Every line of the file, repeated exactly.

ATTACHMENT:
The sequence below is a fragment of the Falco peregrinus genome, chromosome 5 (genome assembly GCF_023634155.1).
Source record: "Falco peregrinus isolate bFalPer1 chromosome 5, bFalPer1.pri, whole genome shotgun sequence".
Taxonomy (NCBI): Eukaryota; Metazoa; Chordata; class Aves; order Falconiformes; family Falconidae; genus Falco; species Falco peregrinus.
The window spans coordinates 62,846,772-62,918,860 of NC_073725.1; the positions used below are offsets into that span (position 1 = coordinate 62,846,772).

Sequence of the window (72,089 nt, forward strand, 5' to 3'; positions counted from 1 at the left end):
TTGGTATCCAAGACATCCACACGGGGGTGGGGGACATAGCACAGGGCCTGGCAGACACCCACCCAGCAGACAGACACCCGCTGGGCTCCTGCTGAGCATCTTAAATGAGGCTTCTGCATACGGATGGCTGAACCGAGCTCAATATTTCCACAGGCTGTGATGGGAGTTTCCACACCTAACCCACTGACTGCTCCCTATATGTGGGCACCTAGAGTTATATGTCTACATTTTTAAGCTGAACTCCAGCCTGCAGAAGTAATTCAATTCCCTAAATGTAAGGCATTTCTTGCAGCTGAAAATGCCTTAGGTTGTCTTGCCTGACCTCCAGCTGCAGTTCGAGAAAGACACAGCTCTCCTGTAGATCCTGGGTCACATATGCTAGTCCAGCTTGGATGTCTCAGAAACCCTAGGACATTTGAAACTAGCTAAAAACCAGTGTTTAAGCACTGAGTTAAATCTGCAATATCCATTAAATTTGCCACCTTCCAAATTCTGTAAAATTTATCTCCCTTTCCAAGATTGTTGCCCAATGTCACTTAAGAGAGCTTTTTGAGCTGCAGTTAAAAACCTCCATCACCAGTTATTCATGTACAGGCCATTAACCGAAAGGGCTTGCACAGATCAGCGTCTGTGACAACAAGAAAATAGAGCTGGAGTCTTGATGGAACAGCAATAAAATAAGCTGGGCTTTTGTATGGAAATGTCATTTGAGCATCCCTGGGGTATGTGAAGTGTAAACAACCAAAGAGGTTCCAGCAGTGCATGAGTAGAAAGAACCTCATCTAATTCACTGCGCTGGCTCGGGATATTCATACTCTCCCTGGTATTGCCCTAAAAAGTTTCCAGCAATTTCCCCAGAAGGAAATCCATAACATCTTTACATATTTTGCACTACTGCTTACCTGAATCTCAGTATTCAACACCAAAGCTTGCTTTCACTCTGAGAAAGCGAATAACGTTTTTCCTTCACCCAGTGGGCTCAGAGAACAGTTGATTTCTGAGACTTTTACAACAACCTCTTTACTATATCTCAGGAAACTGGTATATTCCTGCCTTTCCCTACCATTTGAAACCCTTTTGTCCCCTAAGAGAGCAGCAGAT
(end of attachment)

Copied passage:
The sequence below is a fragment of the Falco peregrinus genome, chromosome 5 (genome assembly GCF_023634155.1).
Source record: "Falco peregrinus isolate bFalPer1 chromosome 5, bFalPer1.pri, whole genome shotgun sequence".
Taxonomy (NCBI): Eukaryota; Metazoa; Chordata; class Aves; order Falconiformes; family Falconidae; genus Falco; species Falco peregrinus.
The window spans coordinates 62,846,772-62,918,860 of NC_073725.1; the positions used below are offsets into that span (position 1 = coordinate 62,846,772).

Sequence of the window (72,089 nt, forward strand, 5' to 3'; positions counted from 1 at the left end):
TTGGTATCCAAGACATCCACACGGGGGTGGGGGACATAGCACAGGGCCTGGCAGACACCCACCCAGCAGACAGACACCCGCTGGGCTCCTGCTGAGCATCTTAAATGAGGCTTCTGCATACGGATGGCTGAACCGAGCTCAATATTTCCACAGGCTGTGATGGGAGTTTCCACACCTAACCCACTGACTGCTCCCTATATGTGGGCACCTAGAGTTATATGTCTACATTTTTAAGCTGAACTCCAGCCTGCAGAAGTAATTCAATTCCCTAAATGTAAGGCATTTCTTGCAGCTGAAAATGCCTTAGGTTGTCTTGCCTGACCTCCAGCTGCAGTTCGAGAAAGACACAGCTCTCCTGTAGATCCTGGGTCACATATGCTAGTCCAGCTTGGATGTCTCAGAAACCCTAGGACATTTGAAACTAGCTAAAAACCAGTGTTTAAGCACTGAGTTAAATCTGCAATATCCATTAAATTTGCCACCTTCCAAATTCTGTAAAATTTATCTCCCTTTCCAAGATTGTTGCCCAATGTCACTTAAGAGAGCTTTTTGAGCTGCAGTTAAAAACCTCCATCACCAGTTATTCATGTACAGGCCATTAACCGAAAGGGCTTGCACAGATCAGCGTCTGTGACAACAAGAAAATAGAGCTGGAGTCTTGATGGAACAGCAATAAAATAAGCTGGGCTTTTGTATGGAAATGTCATTTGAGCATCCCTGGGGTATGTGAAGTGTAAACAACCAAAGAGGTTCCAGCAGTGCATGAGTAGAAAGAACCTCATCTAATTCACTGCGCTGGCTCGGGATATTCATACTCTCCCTGGTATTGCCCTAAAAAGTTTCCAGCAATTTCCCCAGAAGGAAATCCATAACATCTTTACATATTTTGCACTACTGCTTACCTGAATCTCAGTATTCAACACCAAAGCTTGCTTTCACTCTGAGAAAGCGAATAACGTTTTTCCTTCACCCAGTGGGCTCAGAGAACAGTTGATTTCTGAGACTTTTACAACAACCTCTTTACTATATCTCAGGAAACTGGTATATTCCTGCCTTTCCCTACCATTTGAAACCCTTTTGTCCCCTAAGAGAGCAGCAGAT